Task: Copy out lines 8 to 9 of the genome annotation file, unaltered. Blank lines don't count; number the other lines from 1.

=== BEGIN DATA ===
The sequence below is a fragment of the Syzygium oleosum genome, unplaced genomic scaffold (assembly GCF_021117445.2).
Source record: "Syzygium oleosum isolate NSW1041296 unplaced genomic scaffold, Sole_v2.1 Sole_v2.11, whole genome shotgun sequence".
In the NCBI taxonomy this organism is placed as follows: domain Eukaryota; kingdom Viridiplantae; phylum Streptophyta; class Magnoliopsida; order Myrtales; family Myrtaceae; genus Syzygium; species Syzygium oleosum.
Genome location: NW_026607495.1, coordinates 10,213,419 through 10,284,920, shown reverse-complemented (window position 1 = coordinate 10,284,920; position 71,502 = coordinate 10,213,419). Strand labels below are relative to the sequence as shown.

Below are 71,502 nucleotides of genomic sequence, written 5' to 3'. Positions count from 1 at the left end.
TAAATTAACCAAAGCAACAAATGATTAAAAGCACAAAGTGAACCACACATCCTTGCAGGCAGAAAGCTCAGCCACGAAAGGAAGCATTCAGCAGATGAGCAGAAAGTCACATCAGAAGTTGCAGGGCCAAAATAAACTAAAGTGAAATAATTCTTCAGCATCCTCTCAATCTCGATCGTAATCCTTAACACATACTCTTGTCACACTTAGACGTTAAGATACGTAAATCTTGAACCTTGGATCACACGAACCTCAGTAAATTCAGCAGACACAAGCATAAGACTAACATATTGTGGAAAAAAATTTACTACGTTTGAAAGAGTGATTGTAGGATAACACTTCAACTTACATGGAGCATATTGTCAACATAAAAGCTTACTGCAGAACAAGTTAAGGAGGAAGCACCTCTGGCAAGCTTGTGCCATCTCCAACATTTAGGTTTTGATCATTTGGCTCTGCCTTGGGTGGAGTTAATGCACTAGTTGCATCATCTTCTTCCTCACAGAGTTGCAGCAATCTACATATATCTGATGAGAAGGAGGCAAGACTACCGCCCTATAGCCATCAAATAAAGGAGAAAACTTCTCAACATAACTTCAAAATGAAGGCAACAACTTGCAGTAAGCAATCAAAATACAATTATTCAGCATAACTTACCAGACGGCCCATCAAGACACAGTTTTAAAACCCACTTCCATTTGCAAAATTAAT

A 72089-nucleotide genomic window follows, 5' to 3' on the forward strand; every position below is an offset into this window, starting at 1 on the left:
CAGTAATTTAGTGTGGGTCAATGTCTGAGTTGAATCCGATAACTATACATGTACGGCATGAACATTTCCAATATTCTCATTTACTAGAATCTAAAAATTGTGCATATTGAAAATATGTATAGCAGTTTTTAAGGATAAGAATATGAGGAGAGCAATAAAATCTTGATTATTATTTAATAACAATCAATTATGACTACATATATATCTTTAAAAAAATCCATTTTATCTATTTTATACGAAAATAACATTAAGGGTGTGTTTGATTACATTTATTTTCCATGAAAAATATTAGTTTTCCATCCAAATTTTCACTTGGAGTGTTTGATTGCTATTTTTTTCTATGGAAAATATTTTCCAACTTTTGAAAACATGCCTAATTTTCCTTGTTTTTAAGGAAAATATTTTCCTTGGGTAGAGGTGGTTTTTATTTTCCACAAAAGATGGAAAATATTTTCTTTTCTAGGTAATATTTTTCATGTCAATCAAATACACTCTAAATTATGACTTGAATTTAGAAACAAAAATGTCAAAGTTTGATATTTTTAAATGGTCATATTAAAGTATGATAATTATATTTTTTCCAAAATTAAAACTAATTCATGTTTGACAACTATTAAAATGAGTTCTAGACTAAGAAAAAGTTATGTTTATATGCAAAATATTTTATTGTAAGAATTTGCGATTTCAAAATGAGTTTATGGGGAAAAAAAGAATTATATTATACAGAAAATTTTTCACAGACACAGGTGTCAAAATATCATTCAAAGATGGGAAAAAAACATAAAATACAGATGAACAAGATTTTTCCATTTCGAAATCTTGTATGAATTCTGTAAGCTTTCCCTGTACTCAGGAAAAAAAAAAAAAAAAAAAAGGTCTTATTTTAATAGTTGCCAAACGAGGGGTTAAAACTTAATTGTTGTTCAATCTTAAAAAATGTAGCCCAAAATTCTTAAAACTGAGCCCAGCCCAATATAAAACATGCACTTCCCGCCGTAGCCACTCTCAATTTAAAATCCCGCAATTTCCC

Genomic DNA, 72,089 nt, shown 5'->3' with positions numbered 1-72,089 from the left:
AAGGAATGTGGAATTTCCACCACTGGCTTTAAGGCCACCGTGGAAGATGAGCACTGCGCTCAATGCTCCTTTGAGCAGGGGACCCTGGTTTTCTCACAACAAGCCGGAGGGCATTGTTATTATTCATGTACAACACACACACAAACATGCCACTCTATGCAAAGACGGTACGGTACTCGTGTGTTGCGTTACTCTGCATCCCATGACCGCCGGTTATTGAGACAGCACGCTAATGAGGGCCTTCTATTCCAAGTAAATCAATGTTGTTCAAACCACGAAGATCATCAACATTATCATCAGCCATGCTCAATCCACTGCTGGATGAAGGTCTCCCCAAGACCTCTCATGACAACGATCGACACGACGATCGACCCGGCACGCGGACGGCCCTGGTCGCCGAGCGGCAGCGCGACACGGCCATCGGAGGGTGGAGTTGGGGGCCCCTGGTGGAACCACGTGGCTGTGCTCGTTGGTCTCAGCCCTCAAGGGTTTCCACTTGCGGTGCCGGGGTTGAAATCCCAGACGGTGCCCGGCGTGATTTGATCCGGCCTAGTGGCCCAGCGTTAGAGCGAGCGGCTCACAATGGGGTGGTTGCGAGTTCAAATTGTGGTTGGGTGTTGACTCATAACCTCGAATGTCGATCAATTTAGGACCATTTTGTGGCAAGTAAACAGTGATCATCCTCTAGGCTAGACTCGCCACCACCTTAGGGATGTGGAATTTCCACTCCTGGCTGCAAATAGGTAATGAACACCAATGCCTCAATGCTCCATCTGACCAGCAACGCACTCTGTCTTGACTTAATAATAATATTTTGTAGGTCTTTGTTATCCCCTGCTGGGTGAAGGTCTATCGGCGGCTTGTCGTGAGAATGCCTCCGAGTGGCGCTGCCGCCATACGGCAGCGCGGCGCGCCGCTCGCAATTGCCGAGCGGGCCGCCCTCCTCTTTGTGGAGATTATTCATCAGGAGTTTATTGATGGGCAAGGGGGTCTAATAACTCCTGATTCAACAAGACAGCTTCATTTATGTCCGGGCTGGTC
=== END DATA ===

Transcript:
CAGTAATTTAGTGTGGGTCAATGTCTGAGTTGAATCCGATAACTATACATGTACGGCATGAACATTTCCAATATTCTCATTTACTAGAATCTAAAAATTGTGCATATTGAAAATATGTATAGCAGTTTTTAAGGATAAGAATATGAGGAGAGCAATAAAATCTTGATTATTATTTAATAACAATCAATTATGACTACATATATATCTTTAAAAAAATCCATTTTATCTATTTTATACGAAAATAACATTAAGGGTGTGTTTGATTACATTTATTTTCCATGAAAAATATTAGTTTTCCATCCAAATTTTCACTTGGAGTGTTTGATTGCTATTTTTTTCTATGGAAAATATTTTCCAACTTTTGAAAACATGCCTAATTTTCCTTGTTTTTAAGGAAAATATTTTCCTTGGGTAGAGGTGGTTTTTATTTTCCACAAAAGATGGAAAATATTTTCTTTTCTAGGTAATATTTTTCATGTCAATCAAATACACTCTAAATTATGACTTGAATTTAGAAACAAAAATGTCAAAGTTTGATATTTTTAAATGGTCATATTAAAGTATGATAATTATATTTTTTCCAAAATTAAAACTAATTCATGTTTGACAACTATTAAAATGAGTTCTAGACTAAGAAAAAGTTATGTTTATATGCAAAATATTTTATTGTAAGAATTTGCGATTTCAAAATGAGTTTATGGGGAAAAAAAGAATTATATTATACAGAAAATTTTTCACAGACACAGGTGTCAAAATATCATTCAAAGATGGGAAAAAAACATAAAATACAGATGAACAAGATTTTTCCATTTCGAAATCTTGTATGAATTCTGTAAGCTTTCCCTGTACTCAGGAAAAAAAAAAAAAAAAAAAAGGTCTTATTTTAATAGTTGCCAAACGAGGGGTTAAAACTTAATTGTTGTTCAATCTTAAAAAATGTAGCCCAAAATTCTTAAAACTGAGCCCAGCCCAATATAAAACATGCACTTCCCGCCGTAGCCACTCTCAATTTAAAATCCCGCAATTTCCC

Genomic DNA, 72,089 nt, shown 5'->3' with positions numbered 1-72,089 from the left: